This week I took a flight from Buenos Aires to Sao Paulo, then from Sao Paulo to Istanbul and now I wait at gate 221 of IST International for my flight from Istanbul to Nairobi.  I arrived here on a Wednesday and I leave on a Saturday, a total of three days to explore a city which has existed for over 3,000 years. Go.

The major tourist highlights of Istanbul are conveniently located all within the same area of the city and easy walking distance from one another…and they are major.

The Blue Mosque

Aya Sofya

Basilica Cistern

This was how I spent day number one, walking under sunny skies with camera and water bottle in hand. Super tourist. I did not however come equipped with a guide book and unfortunately spent most of the day wondering around ancient archeological wonders without a clue as to why they were there, who built them, their significance within the grand scale of things, etc. Terrible, I know.

An up side to this situation (I guess) was that I could focus a lot more on getting a really good photo. I think I took about 150 shots on day number one.

Istanbul is huge with a population of 13.5 million. It sits at the border of two continents separated by Bosphorus Strait. The history of the city is daunting. A strategical location for almost any European or Middle Eastern civilization, you get 3,000 years of development in a relatively small central core. Buildings built on top of (now underground) buildings, extravagant palaces, mosques, cisterns, ruins, towers, etc. It was once the capital of the Byzantine and Ottoman empires with some resident Romans as well, one by the name of Constantine. Istanbul was once know as Constantinople. As I said, the history is daunting. On top of all that put people, shops, bazaars, markets, restaurants, street vendors, pidgins, pidgin shit, etc.  It was an experience. I walked everywhere.

On day two I went across the Galata Bridge to the (newer) European side to check the Sultans Palace which is now open to the public. On route I stopped in at a fairly big mosque (insert name here because I have no idea what it is called) just to walk in and take a couple of photos. It was in perfect condition, well lit, clean, and warm with a giant chandelier centre piece hanging solo 80 feet from the highest point of the domed ceiling. Within five minutes of being inside people started to come in, one at a time, consistently. I initially thought nothing of it, but as this scene continued for five minutes more the mosque floor quickly began to fill. Prayer time was upon me. Obviously I decided to stay and participate in the proceedings.  Being the only non-muslim in a room full of worshiping muslims was surprisingly quite comfortable. I don’t think anyone realized that first off, I am not muslim and second, I am not Turkish.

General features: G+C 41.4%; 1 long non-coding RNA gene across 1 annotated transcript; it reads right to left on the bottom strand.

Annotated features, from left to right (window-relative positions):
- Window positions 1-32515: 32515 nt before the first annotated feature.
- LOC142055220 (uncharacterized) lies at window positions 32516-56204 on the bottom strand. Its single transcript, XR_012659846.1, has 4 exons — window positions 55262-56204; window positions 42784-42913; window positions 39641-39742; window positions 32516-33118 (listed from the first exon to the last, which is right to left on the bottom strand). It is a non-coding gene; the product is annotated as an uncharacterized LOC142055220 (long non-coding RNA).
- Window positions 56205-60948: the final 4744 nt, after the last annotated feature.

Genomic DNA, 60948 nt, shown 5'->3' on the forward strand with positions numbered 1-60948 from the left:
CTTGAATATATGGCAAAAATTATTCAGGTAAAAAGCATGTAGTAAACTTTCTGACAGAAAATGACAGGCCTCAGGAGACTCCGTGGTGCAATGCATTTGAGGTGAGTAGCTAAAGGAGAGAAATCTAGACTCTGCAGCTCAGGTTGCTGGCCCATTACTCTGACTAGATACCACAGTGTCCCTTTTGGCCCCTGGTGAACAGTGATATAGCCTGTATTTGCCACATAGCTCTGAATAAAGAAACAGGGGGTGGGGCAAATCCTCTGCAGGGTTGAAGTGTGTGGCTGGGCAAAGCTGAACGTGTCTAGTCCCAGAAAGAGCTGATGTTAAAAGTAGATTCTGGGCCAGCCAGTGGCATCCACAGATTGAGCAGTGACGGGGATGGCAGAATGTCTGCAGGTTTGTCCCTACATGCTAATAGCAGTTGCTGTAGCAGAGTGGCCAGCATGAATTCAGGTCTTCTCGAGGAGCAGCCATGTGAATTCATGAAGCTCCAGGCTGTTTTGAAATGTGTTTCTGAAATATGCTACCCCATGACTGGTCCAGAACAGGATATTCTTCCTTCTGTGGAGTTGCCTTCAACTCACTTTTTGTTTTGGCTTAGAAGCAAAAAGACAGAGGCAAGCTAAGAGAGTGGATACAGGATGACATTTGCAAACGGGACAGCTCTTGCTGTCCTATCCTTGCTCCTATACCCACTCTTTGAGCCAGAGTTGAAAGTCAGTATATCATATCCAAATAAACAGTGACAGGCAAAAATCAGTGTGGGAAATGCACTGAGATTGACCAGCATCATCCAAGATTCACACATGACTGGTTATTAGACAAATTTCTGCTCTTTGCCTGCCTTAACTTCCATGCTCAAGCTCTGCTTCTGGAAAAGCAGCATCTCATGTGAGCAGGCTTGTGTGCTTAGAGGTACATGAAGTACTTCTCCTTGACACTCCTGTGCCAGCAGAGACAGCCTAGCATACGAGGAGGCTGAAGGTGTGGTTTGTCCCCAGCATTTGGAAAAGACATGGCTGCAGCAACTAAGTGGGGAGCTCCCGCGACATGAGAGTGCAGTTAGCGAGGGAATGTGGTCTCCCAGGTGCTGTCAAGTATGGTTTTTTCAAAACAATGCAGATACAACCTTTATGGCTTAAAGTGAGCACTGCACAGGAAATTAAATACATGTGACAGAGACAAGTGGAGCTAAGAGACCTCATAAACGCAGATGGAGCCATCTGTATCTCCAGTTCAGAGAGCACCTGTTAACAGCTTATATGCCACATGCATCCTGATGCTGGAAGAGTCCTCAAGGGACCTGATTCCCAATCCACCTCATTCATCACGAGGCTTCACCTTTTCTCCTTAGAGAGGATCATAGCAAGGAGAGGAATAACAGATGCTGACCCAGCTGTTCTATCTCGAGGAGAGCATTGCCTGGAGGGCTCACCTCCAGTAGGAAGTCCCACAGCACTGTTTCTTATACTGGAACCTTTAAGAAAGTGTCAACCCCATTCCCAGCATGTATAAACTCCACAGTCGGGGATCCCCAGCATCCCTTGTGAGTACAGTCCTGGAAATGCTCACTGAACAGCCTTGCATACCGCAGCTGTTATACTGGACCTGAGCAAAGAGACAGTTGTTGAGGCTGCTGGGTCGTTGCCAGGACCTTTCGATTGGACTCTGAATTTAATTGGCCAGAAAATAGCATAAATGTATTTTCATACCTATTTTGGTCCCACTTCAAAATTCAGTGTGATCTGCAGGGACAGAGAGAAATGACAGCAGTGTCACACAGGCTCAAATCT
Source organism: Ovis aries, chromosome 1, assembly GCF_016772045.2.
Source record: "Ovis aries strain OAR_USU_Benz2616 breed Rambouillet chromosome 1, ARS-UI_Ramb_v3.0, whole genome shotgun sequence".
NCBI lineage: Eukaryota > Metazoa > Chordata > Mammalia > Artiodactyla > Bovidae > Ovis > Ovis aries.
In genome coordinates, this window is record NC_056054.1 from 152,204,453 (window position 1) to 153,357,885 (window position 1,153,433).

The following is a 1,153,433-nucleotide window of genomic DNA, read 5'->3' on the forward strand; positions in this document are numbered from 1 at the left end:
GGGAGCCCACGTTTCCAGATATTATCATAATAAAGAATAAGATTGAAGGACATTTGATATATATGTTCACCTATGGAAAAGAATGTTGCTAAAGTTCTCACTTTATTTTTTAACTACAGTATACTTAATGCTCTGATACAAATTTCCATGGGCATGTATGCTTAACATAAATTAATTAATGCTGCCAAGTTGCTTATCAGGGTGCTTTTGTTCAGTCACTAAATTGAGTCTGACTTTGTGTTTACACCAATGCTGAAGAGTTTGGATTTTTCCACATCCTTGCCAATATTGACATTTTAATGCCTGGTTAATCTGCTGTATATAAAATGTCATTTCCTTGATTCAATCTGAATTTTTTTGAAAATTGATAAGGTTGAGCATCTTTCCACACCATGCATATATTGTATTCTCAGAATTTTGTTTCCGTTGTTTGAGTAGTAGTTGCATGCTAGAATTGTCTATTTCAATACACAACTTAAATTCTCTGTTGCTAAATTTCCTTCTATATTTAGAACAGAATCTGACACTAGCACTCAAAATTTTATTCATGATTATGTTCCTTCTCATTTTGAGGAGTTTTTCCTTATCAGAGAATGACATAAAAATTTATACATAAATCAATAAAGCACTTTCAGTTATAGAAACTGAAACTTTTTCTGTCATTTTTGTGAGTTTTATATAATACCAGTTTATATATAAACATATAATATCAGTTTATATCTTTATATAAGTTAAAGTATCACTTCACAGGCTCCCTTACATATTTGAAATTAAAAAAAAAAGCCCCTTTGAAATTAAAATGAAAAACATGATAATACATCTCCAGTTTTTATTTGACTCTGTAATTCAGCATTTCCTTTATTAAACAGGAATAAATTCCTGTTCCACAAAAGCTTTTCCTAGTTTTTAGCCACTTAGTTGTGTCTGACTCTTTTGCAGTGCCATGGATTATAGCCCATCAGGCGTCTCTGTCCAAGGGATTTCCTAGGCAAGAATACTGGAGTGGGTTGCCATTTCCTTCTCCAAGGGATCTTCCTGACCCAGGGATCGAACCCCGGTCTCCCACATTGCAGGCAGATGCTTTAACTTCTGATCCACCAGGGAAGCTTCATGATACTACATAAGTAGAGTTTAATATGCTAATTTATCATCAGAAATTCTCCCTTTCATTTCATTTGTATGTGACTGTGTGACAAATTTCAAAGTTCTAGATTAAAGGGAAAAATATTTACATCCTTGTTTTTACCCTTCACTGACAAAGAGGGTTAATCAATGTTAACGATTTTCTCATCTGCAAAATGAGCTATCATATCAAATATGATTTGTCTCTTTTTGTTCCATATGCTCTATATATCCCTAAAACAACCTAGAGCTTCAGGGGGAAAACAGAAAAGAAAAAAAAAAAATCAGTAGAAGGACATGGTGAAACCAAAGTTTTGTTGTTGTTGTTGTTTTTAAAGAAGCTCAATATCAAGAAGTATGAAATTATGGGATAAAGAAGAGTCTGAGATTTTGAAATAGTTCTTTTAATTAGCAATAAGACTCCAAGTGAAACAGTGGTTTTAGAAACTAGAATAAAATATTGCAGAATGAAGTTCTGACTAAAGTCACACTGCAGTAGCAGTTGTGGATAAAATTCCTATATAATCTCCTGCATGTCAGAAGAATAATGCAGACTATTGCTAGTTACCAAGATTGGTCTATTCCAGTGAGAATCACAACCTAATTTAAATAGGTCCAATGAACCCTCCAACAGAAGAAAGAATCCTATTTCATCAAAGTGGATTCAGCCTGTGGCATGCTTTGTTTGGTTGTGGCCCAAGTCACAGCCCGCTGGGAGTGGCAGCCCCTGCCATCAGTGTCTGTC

About 10 min into the prayer a line of suited men walked briskly through the centre of the room and the people on the floor stood to let them pass right to the front. The suited men had a secret service air to them, they looked like soldiers in suits, constantly scanning the room and each with a little ear piece that they would occasionally talk into. They eventually sat on the floor participating in prayer along with everyone else. I figured a diplomat or Turkish minister had come to pray with the locals. Turns out it was the president of the country. At the end of the prayer, which lasted about 45 min. everyone was ushered out of the quiet tranquil mosque to chaos on the street. Cameras with giant zoom lenses, news vans, reporters, and crowds of people were all waiting impatiently to get a fleeting glimpse of their leader. This is the only shot I could sneak with my iPhone from just outside of the mosque entrance.

It was an incredible experience to be a part of the muslim prayer session and to have the president of the country taking part was an added bonus. This was the highlight of my entire three days in Turkey. I spent the rest of that day touring the Sultans old residence and the newer European side of Istanbul. The night however had something different in store. Two words in the form of one. Pubcrawl.

The Orient hostel arranges a once a month, get wasted, night of complete debauchery, whiskey and beer infused pubcrawl through Istanbul. I happened to be there on the Friday night it was happening. It. Was. Awesome. I met a chica from Australia earlier that day and we decided to attack this thing together. We met a few others drinking at the hostel bar before heading out on the town and ended up with a group of about 15. To keep it short, we visited five night clubs with free entrance and private transport throughout the night arriving home sometime around 6am. I got wasted for the first time in about a week, so slowly getting back to my normal routine. Enough with this training for Kilimanjaro stuff. Joking, I feel great and glad I have kept up the training. I have been daily running 6-10km with a simple push up and sit up routine for the last two weeks in preparation for the climb. I think last night put me back a couple of days though. Damn Australian girls. They make em good.

I am now flying to Nairobi, Kenya and from there I will take a ten hour bus to Moshi Tanzania. I start climbing Mt. Kilimanjaro in three days.